“I think these are two separate tracks,” said Kuleba. “Ukraine is steadily moving toward its integration into the EU and NATO for economic and security reasons. This is a very natural choice for our country, given our history and geography.

“Countries of the Global South have lost a lot as a result of the Russian aggression against our country. But this has nothing to do with our aspirations to become members of the EU or NATO.

“What countries of Asia, Africa, Middle East and South America want to see are stable global food markets, prospects of trade with Ukraine, and tapping the full potential of education for their students in Ukraine. All of these functioned perfectly before Russia attacked.

“So, I don’t have the impression that the countries of the world see the situation through the prism of Ukraine’s regional interests, which are about close integration with the EU and NATO.”

Ukraine appears to view Russia’s withdrawal from the Black Sea Grain Initiative in July as an issue with which it could possibly rally support from the Global South.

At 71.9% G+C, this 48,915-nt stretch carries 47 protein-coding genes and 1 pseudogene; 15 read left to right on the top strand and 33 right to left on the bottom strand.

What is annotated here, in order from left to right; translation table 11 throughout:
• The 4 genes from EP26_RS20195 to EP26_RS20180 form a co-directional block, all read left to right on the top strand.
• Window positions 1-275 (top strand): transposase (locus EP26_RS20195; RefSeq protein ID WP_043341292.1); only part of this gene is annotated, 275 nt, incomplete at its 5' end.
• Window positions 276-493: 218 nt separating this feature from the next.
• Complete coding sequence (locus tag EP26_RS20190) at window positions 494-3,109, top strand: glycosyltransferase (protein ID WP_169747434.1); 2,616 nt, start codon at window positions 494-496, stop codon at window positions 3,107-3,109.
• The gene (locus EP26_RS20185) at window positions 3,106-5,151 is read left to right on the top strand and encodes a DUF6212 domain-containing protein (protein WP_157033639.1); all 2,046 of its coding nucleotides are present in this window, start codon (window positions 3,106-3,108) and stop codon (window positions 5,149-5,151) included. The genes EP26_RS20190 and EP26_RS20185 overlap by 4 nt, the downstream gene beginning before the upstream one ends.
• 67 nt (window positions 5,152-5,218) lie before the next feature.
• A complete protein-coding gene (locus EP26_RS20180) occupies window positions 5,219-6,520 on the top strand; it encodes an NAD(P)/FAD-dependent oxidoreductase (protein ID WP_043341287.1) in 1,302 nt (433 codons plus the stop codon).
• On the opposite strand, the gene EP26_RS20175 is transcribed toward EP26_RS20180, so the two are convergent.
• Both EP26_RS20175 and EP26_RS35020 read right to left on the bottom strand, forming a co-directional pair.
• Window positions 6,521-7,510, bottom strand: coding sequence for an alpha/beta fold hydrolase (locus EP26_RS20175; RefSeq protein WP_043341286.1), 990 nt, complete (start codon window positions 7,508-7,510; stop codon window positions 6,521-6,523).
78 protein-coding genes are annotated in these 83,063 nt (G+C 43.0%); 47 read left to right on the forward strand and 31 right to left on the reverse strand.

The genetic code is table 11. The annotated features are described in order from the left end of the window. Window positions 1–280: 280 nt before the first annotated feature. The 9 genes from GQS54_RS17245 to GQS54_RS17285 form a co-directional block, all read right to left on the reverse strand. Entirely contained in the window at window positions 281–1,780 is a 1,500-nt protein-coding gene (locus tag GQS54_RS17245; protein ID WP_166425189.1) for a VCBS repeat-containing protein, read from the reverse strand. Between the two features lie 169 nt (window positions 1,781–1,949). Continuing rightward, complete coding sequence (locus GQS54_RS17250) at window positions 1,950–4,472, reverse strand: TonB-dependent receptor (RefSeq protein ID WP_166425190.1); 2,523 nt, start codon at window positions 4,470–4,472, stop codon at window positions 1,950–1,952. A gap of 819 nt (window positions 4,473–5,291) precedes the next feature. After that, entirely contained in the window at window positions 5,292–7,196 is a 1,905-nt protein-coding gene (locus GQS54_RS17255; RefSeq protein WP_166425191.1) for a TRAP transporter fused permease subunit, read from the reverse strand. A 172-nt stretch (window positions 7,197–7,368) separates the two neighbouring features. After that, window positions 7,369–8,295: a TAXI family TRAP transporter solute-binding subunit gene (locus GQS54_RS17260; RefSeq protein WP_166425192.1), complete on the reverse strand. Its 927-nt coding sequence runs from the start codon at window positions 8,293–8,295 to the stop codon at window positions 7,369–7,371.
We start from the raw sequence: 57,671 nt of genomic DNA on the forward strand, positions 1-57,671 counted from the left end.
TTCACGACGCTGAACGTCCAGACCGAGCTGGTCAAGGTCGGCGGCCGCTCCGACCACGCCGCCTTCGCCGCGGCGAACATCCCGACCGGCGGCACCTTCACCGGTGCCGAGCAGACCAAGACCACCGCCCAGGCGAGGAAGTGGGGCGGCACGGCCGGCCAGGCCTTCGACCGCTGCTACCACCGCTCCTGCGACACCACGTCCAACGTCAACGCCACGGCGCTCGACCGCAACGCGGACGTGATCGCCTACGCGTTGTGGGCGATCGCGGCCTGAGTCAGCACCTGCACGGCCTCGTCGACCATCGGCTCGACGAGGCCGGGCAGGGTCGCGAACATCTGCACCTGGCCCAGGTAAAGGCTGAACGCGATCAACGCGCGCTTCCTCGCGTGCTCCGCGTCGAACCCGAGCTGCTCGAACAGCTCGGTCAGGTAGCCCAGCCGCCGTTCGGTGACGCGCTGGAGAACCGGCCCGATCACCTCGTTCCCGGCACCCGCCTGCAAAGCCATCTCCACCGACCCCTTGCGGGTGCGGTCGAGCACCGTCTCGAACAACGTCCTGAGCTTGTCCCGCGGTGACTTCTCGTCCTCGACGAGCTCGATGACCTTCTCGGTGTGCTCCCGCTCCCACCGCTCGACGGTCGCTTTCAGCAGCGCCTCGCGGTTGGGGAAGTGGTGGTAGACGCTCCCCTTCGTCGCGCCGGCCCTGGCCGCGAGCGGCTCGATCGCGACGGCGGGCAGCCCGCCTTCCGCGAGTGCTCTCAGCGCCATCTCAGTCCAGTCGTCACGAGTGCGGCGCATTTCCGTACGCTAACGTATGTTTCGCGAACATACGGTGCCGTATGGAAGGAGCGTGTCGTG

Ukraine and Russia are among the world’s top grain exporters. The grain deal was brokered by the UN and Turkiye in July 2022 to help combat a global food crisis that had been worsened by the invasion.




Ukraine’s army is attempting to regain swathes of territory, including Crimea and parts of Donetsk and Luhansk, which Russia now controls. (AP)

Russia said not enough grain had reached poor countries under the terms of the deal — a claim disputed by the UN. Moscow also felt that the part of the deal allowing for greater Russian agricultural exports was not being honored by the West owing to sanctions.

Responding to the Kremlin’s argument, Kuleba said Russia has no right to demand preferential terms amid a crisis of its own making.

“We have to go back to February 2022, when Russia unlawfully attacked Ukraine and installed the blockade of Ukrainian sea export of grain. This was illegal and unlawful, by definition,” he said.

“So, when Russia tries to bargain something for itself as a result of its own illegal actions, we cannot talk about accommodating Russia’s legitimate concerns and interests under these circumstances.

“Russia created the problem, and it has to make every effort to solve this problem, instead of trying to keep the blockade of Ukrainian ports, and while trying to secure its own interests in global affairs. This is just not how it works.